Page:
The Red North: How the Communist Party of Australia was ‘naturalised’ in north Queensland
The following speech was given by Carmel Shute at the Melbourne launch of the new Resistance Books edition of Diane Menghetti’s The Red North: The Popular Front in North Queensland on April 4, 2018.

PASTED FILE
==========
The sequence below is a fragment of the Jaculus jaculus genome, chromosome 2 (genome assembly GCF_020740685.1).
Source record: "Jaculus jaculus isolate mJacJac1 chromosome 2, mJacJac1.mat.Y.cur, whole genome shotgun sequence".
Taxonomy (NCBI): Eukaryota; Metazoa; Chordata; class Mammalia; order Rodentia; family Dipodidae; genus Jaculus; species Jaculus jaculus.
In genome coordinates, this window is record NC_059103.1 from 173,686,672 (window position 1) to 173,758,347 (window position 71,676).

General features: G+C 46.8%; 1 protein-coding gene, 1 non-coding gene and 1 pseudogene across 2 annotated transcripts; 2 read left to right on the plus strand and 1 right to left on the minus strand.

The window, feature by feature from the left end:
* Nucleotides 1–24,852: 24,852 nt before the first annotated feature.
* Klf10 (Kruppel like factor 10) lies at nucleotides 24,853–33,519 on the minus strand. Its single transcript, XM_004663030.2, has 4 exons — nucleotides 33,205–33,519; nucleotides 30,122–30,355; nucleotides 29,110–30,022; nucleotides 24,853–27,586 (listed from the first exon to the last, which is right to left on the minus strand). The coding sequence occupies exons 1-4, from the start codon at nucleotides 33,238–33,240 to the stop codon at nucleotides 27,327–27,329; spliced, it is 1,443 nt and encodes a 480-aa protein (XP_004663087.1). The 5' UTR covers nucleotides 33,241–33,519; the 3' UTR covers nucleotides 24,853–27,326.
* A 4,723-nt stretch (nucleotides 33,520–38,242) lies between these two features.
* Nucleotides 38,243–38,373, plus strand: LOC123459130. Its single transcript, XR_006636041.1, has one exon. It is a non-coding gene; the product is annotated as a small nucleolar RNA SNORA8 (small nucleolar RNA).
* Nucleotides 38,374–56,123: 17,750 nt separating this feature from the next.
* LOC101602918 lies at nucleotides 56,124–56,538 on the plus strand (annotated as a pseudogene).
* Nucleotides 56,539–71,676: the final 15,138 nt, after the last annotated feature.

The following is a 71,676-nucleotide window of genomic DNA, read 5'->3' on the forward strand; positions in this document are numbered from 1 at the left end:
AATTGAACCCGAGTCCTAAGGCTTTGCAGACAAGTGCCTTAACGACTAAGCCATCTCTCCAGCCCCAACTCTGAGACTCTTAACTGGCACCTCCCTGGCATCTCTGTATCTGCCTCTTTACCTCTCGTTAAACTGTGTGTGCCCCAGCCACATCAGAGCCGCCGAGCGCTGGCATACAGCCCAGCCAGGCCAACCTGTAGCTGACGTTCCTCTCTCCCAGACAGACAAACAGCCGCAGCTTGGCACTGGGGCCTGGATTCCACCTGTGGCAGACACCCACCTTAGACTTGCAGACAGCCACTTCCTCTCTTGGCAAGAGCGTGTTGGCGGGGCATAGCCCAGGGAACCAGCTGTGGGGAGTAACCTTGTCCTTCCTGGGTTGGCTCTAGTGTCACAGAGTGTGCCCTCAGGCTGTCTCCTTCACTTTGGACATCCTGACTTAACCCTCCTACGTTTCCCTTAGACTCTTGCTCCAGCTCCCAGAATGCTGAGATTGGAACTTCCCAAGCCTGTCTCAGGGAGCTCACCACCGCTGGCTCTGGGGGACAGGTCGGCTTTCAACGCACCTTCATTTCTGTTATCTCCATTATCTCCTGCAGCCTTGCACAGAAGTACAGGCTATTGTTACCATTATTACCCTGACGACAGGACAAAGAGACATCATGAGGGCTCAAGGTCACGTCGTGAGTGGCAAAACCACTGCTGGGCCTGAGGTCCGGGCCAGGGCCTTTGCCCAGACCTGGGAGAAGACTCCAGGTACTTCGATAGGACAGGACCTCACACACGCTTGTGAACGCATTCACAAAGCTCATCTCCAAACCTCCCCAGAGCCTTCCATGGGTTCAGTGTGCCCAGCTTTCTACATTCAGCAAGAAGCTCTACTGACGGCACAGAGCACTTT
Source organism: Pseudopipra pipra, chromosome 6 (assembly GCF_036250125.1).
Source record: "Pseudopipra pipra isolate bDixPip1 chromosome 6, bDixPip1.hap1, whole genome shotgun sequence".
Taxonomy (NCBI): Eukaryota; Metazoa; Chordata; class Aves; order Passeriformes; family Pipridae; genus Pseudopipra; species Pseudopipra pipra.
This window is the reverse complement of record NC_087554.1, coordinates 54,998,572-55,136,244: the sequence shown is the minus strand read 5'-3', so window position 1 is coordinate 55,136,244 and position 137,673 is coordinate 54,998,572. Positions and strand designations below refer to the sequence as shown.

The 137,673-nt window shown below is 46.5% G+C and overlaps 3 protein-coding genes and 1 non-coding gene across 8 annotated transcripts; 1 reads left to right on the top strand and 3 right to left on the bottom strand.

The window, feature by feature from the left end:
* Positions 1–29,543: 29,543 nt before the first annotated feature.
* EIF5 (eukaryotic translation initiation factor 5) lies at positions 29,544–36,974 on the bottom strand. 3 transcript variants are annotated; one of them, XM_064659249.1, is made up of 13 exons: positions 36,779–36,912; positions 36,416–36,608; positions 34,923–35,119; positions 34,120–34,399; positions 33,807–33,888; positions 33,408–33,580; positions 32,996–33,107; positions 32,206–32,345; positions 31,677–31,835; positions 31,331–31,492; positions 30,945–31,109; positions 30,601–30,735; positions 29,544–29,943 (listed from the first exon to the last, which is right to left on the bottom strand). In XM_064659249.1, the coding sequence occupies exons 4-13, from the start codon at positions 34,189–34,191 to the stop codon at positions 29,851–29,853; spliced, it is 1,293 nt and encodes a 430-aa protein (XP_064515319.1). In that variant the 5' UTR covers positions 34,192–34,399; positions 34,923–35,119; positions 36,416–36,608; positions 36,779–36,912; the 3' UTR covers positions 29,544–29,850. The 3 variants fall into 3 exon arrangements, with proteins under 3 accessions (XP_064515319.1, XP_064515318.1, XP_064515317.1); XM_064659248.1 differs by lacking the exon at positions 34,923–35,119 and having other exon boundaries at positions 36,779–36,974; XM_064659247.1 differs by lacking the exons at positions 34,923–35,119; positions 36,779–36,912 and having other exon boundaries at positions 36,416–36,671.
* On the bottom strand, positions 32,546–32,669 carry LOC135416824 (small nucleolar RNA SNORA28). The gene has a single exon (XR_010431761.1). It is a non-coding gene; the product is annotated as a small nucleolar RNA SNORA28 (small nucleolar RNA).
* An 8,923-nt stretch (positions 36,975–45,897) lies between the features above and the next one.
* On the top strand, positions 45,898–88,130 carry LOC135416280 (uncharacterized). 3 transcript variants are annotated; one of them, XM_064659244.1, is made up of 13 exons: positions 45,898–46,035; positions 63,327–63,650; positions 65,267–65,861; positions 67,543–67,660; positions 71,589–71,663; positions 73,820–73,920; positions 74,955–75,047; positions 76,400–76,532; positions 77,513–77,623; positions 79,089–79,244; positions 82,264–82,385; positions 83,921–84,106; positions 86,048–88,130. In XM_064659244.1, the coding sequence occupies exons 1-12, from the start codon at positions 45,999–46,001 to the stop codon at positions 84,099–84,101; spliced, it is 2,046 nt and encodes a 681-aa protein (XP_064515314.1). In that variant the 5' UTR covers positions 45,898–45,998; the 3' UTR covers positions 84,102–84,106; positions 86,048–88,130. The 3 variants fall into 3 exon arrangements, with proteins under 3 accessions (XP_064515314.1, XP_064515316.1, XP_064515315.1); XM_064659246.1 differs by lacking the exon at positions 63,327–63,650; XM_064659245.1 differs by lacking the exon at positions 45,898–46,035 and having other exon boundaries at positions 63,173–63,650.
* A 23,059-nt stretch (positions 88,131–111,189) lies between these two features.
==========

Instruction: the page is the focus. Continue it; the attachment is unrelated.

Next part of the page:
April 24, 2018 — Links International Journal of Socialist Renewal — Before I get started, I acknowledge the Wurundjeri people of the Kulin Nation on whose traditional land we are meeting and pay my respects to their elders past, present and emerging. It’s a strange old night. We’re meeting in the Blue Room [of the Multicultural Hub] but down the corridor in the Purple Room are the Fabians. In the old days, ASIO and the Special Branch would have had a very busy time! I take great pleasure in being here tonight as I had been complaining just a month or so ago how someone had run off with my copy of The Red North by Diane Menghetti as well as my Fred Paterson oral history tapes though what I would ever do if the tapes were ever returned I don’t know as who has a tape recorder these days? I certainly don’t. However, the book as a technology has survived since 1439 and shows no signs of extinction despite rumours to the contrary. So imagine my delight when I discovered that Resistance Press had reissued the book which was originally published in a pretty basic edition by the James Cook University History Department in 1981. The publication has a particular urgency today as Pauline Hanson’s One Nation is attempting a comeback in Queensland. One Nation is drawing on a rich tradition of right-wing politics in Queensland. Probably most of us all remember the days when we dismissed Queensland as the Deep North, a bastion of provincialism and unswerving reaction where the antipathy towards leftist or even small “l” liberal ideas became more pronounced as one headed towards the Tropics. Many of us will remember the Joh Bjelke-Petersen government, its racist policies, its ban on ‘the right to march’, its declaration of a state of emergency during the 1971 Springboks tour and the many other travesties it committed against the Queensland people. I was one of many Queenslanders who fled south in the seventies and eighties. In this outpost we formed what we jokingly referred to as the Queensland Expatriate Society (Melbourne Chapter) and ran events such as the alternative Commonwealth Games which featured the Joh Bjelke-Petersen Pushing the Peanut with Your Nose Race and the Flo Bjelke-Petersen Memorial Pumpkin-Scone Throwing Competition. However, as Menghetti’s pioneering book outlines, Queensland was not always so regressive. Few Australians, indeed most Queenslanders, know that the stretch of Queensland from Mackay northwards was known as the ‘Red North’. As a ‘southerner’, that is an inhabitant of the south-east corner of Queensland — and also a history student at the University of Queensland in the early seventies — I certainly never had an inkling of the outstanding anti-fascist campaigns and industrial struggles waged in the north in the 1930s and 1940s. We couldn’t study Australian history until third year and Queensland history was most notable in its absence. It was only through later contact with the ‘Old Left’ in Brisbane that I heard tales of the ‘Red North’. I heard about the legendary Communist leader, Jack Henry, who started out as a cane-cutter. At the end-of-year parties at the People’s Bookshop in Fortitude Valley, I met Fred Paterson, the only Communist to have been elected as a Member of Parliament in Australia — not just once but twice! He was elected to the seat of Bowen in 1944 and then again in 1947. To get rid of him, the Queensland Labor Government engaged in some tricky gerrymandering which separated the four strong communist centres in his electorate. In one of life’s little ironies, the wider gerrymandering instituted in 1949 ultimately kept the Labor Party (ALP) out of government for nearly three decades. Even inside the People’s Bookshop, Paterson wore a wide-brimmed straw hat. I once asked him why and he told me that it was to protect his fair complexion from the sun but, most importantly, it gave him a sense of security in case he was ever attacked again. On St Patrick’s Day 1948, Paterson was observing a procession of striking railway workers in Brisbane when he noticed a detective attacking a marcher. He took out his notebook to write down the details but before he could, he was struck by a baton by a police officer and nearly killed. He was forced to take three months off Parliament and never fully recovered. Even though he was a serving MP, there was never an inquiry into the assault and no one was ever prosecuted. Thanks to Menghetti, we can fully appreciate the extent to which North Queensland in the thirties and forties led the rest of Australia in internationalism and the strength, breadth and creativity of its working-class organisations. Menghetti’s book focuses on the communist-led ‘Red Front’ in the period 1935-1940. The North Queensland Communist Party of Australia (CPA) actually achieved its greatest strength and influence in the 1940s, when Paterson was elected. But, as the The Red North makes clear, its successes in that decade are impossible to understand without a thorough analysis of how communists worked in the northern area of Queensland in the 1930s, in what the CPA classified as Region 9. The ‘Bolshevisation’ of the CPA in the late twenties and early thirties had had a devastating impact on the fledgling North Queensland organisation. Ted Tripp, the local Communist leader, was purged and the adoption of a rigid ‘social fascist’ line towards the ALP had decimated or extinguished a number of CPA branches. The ‘social fascist’ line was relaxed after Hitler came to power in Germany in 1933 and Communists were able to win increasing support for their militancy in the mines and on the cane fields. Under the capable leadership of Henry and Paterson, the CPA in North Queensland was in the process of recovering by the mid-1930s. However, its rapid growth from 1935 was the result of more complex factors: greater opportunities for industrial militancy; a conservative state Labor Government and an even more conservative leadership of the Australian Workers’ Union (AWU), often derided as Australia’s Weakest Union or Australia’s Worst Union. Other factors were the presence of large migrant communities, particularly the Italians, who became increasingly active in response to the rise of fascism in Europe; the distance from the ‘South’ — both Brisbane (Region 2) and the CPA’s power centre in Sydney (Region 1); and the creative application of the ‘united front’ policy. All these forces combined to foster the evolution of a distinctively ‘indigenous’ style of political work. The decision to form a ‘united front’ of the working class was not formally taken by the Queensland branch of the CPA until January 1936. It was, of course, very much in keeping with the declaration of the Communist International the previous year to subordinate world communist activities to the fight against international fascism. As Menghetti notes, “this new line scarcely more appropriate to Australian conditions than its predecessor; neither ‘revolutionary conditions’ not ‘fascist threat’ provided an adequate description of the political situation in this country”. However, it did allow CPA policy and trade union policy to be determined more or less nationally and, most importantly, stressed the necessity of co-operating with social democratic forces. In any case, Communists in North Queensland had started to build a ‘united front’ well before the policy was formally initiated. The real turning point was the Weil’s Disease strike of 1935 which was immortalised in Jean Devanny’s 1936 novel, Sugar Heaven. Weil’s Disease was the popular name given to fevers caused by three varieties of leptospirae which were prevalent in northern Queensland cane fields. The virus was spread by rats urinating on wet ground or cane stalks, and sometimes proved fatal. Burning cane was the only known method of preventing its spread. However, burning was opposed by canegrowers on the grounds that the sugar content was reduced and some stands would be lost completely if not harvested immediately after the burn — despite a clause in the sugar workers’ award which specified lower rates for workers harvesting burnt cane. At the beginning of the 1935 crushing season, the AWU had won an agreement to burn the can in the Ingham district only. In all other areas, cane was to be burnt only on the written order of a health inspector. Fear of Weil’s disease was intense and heightened by the discovery of infected rats in the Cairns and Innisfail districts. The sugar cane workers were mostly seasonal workers, not afraid to take militant action for short-term gain. Meetings, initially called by Communists in the industry, quickly voted to declare all unburnt cane ‘black’. Within a few weeks, more than 2000 cutters and mill-hands had gone on strike. Menghetti argues that the efficiency and speed with which the separate districts were organised suggests that “the Communist Party had orchestrated the strike in advance of the season”. The Brisbane Trades and Labour Council certainly thought so, for it passed a resolution condemning the CPA for its tactics, and the right-wing AWU of course opposed the action. It was a bitter strike lasting more than six months — the industrial court ordered secret ballots and cancelled all cane-cutting agreements in the Mourilyan area; the AWU used strong-arm tactics; 150 police were sent up from Brisbane (shades of the 1891 shearers’ strike); striking workers were evicted from their quarters and scab labour was widely employed. The strike was defeated. However, in July 1936, a general order for burning the cane before harvesting was handed down by the industrial court. Nevertheless, as Menghetti shows, the strike was, in many senses a victory for the working class. The struggle was an extremely broad one, involving entire communities in the north. It drew in normally apolitical groups like women and migrants, and even won the support of many small shop-keepers and a number of smaller growers who were often former cutters themselves. One of the defining issues was that the AWU refused to provide relief and its policy was to divide strikers into the smallest possible groups and then conduct secret ballots. Communists, in contrast, stressed rank-and-file control and unity of the four mill areas. They were prominent in organising relief kitchens, accommodation and social activities. And, unlike the AWU which advocated ‘British’ preference when it came to labour hire and regarded the sizeable numbers of Italian workers as Communist dupes who did not understand the issues or ‘language’, CPA members recognised Italians as fellow workers whose rights had to be respected. Communist activists always ensured that leaflets were available in Italian and that Italian workers addressed meetings as well as translating speeches. Meanwhile, the AWU still upheld its 1930 ‘preference agreement’ with the Australian Sugar Producers’ Association and the Queensland Cane Growers’ Association which allowed migrant workers to comprise no more than 25% of mill workers and cutters. Menghetti argues that it was in the relief kitchens that the differences between the AWU and the CPA became most apparent. Relief committees were set up in all local centres and sought the broadest possible support — from the shop-keepers, smaller farmers (often Italian in origin), the miners of Collinsville and Scotsville and the ‘progressive’ section of the Queensland public. Women became active in relief committees, organising entertainment (the men did the cooking) and Italian migrants were, for the first time, involved both socially and politically. Italian gang cooks ran the Mourilyan relief kitchen and Devanny reported that the militant cooks “harangued” the men in Italian as they ate. The taste of Italian food was not, however, nearly so novel as the “almost unprecedented sight of Australian girls dancing with Italian men”. Old prejudices were not overcome overnight, of course. As Carole Ferrier points out in her 1999 book, Jean Devanny: Romantic Revolutionary, Devanny complained that North Queensland comrades “while making cause on economic issues … refused to accept ‘niggers’ and dagoes’ as equals on personal and social grounds” (Ferrier, p. 137). Devanny also wrote how one North Queensland Communist said to her about her novel, Sugar Heaven: “You made a big mistake putting in that love affair between the Italian and the Australian woman … No Australian woman would have an affair with an Italian.” Devanny’s later rejoinder was: “I could have told him later that the prototype of the woman was his own wife.” Despite isolation, poor educational standards and the apathy of the ALP, Communists and anti-fascists were able to use the skills and the support they gained during the strike to mount a powerful solidarity campaign when the Spanish Civil War broke out in 1936. Of the 21 branches of the Spanish Relief Committee set up across Australia, 16 were in North Queensland. And of the 40-odd Australians who went off to Spain to fight, at least nine were from the region. Despite low wages and widespread unemployment, large sums were raised to aid the Spanish Republicans. Support was so strong that in Ingham only two families were reported as having refused to donate. The broader anti-fascist movement, which waxed and waned down south, was similarly energetic in North Queensland. The first anti-fascist demonstration in Australia, in fact, occurred in the tiny sugar town of Halifax in 1925. After 1935, anti-fascist migrants, including anarchists, achieved a “new level of cooperation” with the CPA, which in turn, Menghetti says, increasingly won Italians, Yugoslavs and Spaniards to its ranks. Italian anti-fascist clubs in northern towns affiliated nationally and by 1939 were numerous and strong enough to hold a coordinating conference in Townsville. The Weil’s Disease strike gave perhaps an even more dramatic fillip to the women’s movement in North Queensland. Menghetti argues that its strength and independence was somewhat of a paradox since “neither local party members nor the northern community were more liberal in their attitudes towards women than other Australians”. She suggests a number of explanations for this, including Henry’s “shyness of women”, but only a few seem pertinent. The movement’s founders were the wives of strikers and had taken the initiative in 1935 in Innisfail to form the first Women’s Progress Club. There was “no directive from the District Committee”. The burgeoning women’s movement was also strongly influenced by Devanny who was a militant feminist and Communist and, according to Menghetti, had “some standing in the southern Party”. It may also have benefitted from the more relaxed, less authoritarian attitudes in the north. After Devanny’s tour in 1935 on behalf of the Movement Against War and Fascism, Women’s Progress Clubs proliferated throughout the region. Officially, ‘non-sectarian’ and ‘non-Party’, they were heavily influenced by Communists or the wives of Communists. After 1937, the Clubs sent delegates to the annual district Conferences of the CPA and their activities often reflected CPA policies. Politically, Menghetti says, the Clubs were a “fairly typical front” but displayed “an unusual degree of independence for a contemporary women’s organisation”. They interspersed their political activities with both feminist agitation and “traditional pursuits” — hospital visiting, exhibitions of horticulture and handicrafts and arranging social functions. This approach was so successful in Collinsville that representatives of the Ladies Home League and the Ladies Hospital Guild were out in force for the arrival of J.B. (Jack) Miles, the CPA National Secretary, in July 1936. The Collinsville Country Women’s Association (CWA) sent a representative to CPA conferences, and in 1942, the Gladstone CWA circulated a petition calling on the federal government to lift the ban on the CPA instituted in June 1940. Menghetti says that probably the most successful issue pursued by the Women’s Progress Clubs lay in lobbying for public utilities and initiatives relevant to women and children such as a free library, relief work for unemployed boys, a children’s hospital in Townville, free milk for school children and a ladies ‘retiring room’ in the city. At least among working-class people, such activities gradually eroded the image of the Communist Party as “sinister and foreign”. The CPA was the driving force behind the Unemployed Workers’ Union and helped provide much of the practical assistance which enabled working people to survive the Depression. Menghetti argues that another important factor in weakening the ‘Red Bogey’ in the north was “the unusually extensive social life of the Party”. Dances, balls, card parties, picnics, bazaars and discussion groups provided entertainment through the region – though some of these activities, such as the Spanish Relief Queen, might be frowned upon these days. Here in Melbourne, the late CPA member Ruth Crow was a keen advocate of this approach — what she called “socialism through socials”. Crucial in promoting the work of the CPA were the large number of local bulletins and, after May 1937, the North Queensland Guardian whose inaugural editor was Paterson. The paper adopted a consciously broad approach — it omitted the hammer and sickle from its banner and sought (and obtained) advertisement from local shop-keepers. It stressed the compatibility of Christianity and communism and included “Turf News”, a children’s column, a women’s section, and recipes as well as covering local events and national and international news. Circulation topped 8000 copies. By the late 1930s, North Queensland (Region 9) was the biggest ‘red’ area outside the Sydney district (Region 1). Its electoral support increased, the CPA often working closely with the ALP in contesting elections. As early as 1936 Fred Patterson won 81.2% of the state vote in Collinsville but it was not until 1939 that he was elected to Townsville Council. At the same time Jim Henderson became a councillor for the Collinsville Division of the Wangaratta Shire. Paterson was re-elected in 1943. Paterson himself, of course, was another reason for the popularity of the CPA in the north. Paterson grew up in poor circumstances on a pig farm at Gladstone, the sixth of 11 children. He won scholarships to Rockhampton Boys Grammar and then Brisbane Boys Grammar where he was dux and won one of 20 open scholarships to Queensland University. After serving in France, Paterson won a Rhodes Scholarship to Oxford where he studied theology. The world was at his feet but after witnessing the shocking poverty of Ireland and parts of London, he became a Communist, joining the CPA in 1923. In North Queensland, working as a barrister, he became what his biographer Ross Fitzgerald call’s “the people’s champion”, defending workers, anti-fascists, Aboriginal people, and the unemployed, often for no fee. He was prominent in fighting racist employment practices in the sugar industry. An outstanding public speaker, Paterson addressed hundreds of public meetings. He was often faced with bans. As a way of circumventing these bans, he spoke on a couple of occasions from below the high tide mark on the beach. Once in Cairns he stood on a table in the water! His motto was never to try to win an argument by personal abuse: “Never call an opponent a bastard but set out the facts in such a way as to convince your audience that he is a bastard.” Fred was also very witty. Once when addressing a meeting in Townsville, a priest interjected. “Have you ever been to the Soviet Union?” Fred replied: “No Father. Have you ever been to heaven?” Back to 1939 … Later that year, the Communist-led Red Front suffered a sharp and sudden demise upon the signing of the Nazi-Soviet pact and the Soviet invasion of Finland. Not even the well-integrated North Queensland CPA could withstand two such shocks in the international situation. The position was exacerbated in June 1940 when the conservative Robert Menzies government banned the CPA. A number of Italian communists were interned. If you would like to find out more about this shameful episode in Australian history, go to Margaret Bevege, Behind barbed wire: internment in Australia during World War II (University of Queensland Press, 1993). After the German invasion of the USSR in June 1941, support for the CPA grew again. Nevertheless, anti-fascist migrants remained in internment camps and the North Queensland Guardian was never again published. In conclusion, let’s be grateful to late Menghetti for her path breaking book which, 27 years later, still has so much to recommend it. It avoids the institutional approach adopted by earlier works such as Alastair Davidson’s The Communist Party of Australia and Robin Gollan’s Revolutionaries and Reformists. Stuart Macintyre’s 1996 book, The Reds: The Communist Party of Australia from Origins to Illegality, also takes an institutional approach and only includes a couple of pages on the Red North and very little on the lived experiences of Communists. The Red North is not without a few problems, of course. It concentrates on the sugar-growing areas to the neglect of the mining communities of Collinsville and Scottsville. There are one or two errors — for example the foundation of the Union of Australian Women is given as the later war years and the terms ‘united front’ and ‘popular front’ are used interchangeably. Greater use of the actual words of the people interviewed for the book would have made for a more lively text and it’s a pity that Communists living down south weren’t interviewed, for example Pat Clancy, Ted Bacon, George Bliss, Alice Hughes, Dick Annear and Albert Robinson. And of course, being published in 1981, The Red North was unable to benefit from the books and articles later published about Paterson and Devanny. Still, for an honours thesis, The Red North is an outstanding achievement though it raises more questions than it could possibly answer. Why was the ‘popular front’ so popular in North Queensland as opposed to other parts of Australia? Why did the CPA there achieve a level of naturalisation unheard of in the rest of Australia? What happened in the 1950s to extinguish ‘the Red North’? Why, by the time Menghetti’s book came out in 1981, was there only one CPA branch north of Brisbane? What happened to all those North Queensland Communists, all those “useful people”, to use Menghetti’s term? Have they been obliterated from history as cleanly as Paterson’s name was removed from the park built in his honour in Townsville in 1944? Menghetti concludes that ‘the Red Front’ produced “more substantial long-term gains for the community than for the Party” — and, of course this is how it should be. She reminds us too, somewhat sadly, of Jack Henry’s words: “It was not lost; no, nothing is ever lost”. Thank you. Shute grew up in southern Queensland, in the bush near Gympie. She was one of thousands of Queenslanders who fled south in the 1970s and ’80s to escape from the repressive Bjelke-Petersen regime. Shute joined the Communist Party of Australia in Brisbane in 1974 and remained a member until its dissolution, giving the last speech at the CPA’s final congress in 1991. Shute moved to Melbourne in 1976 to pursue post-graduate studies. She is an historian by trade with a particular interest in World War I, World War II and women’s history. She taught history, politics and feminism at four different universities. She has also worked as a union organiser at the ABC and as a media officer at the City of Port Phillip, other local governments and the trade union movement. She now runs her own PR consultancy, Shute the Messenger.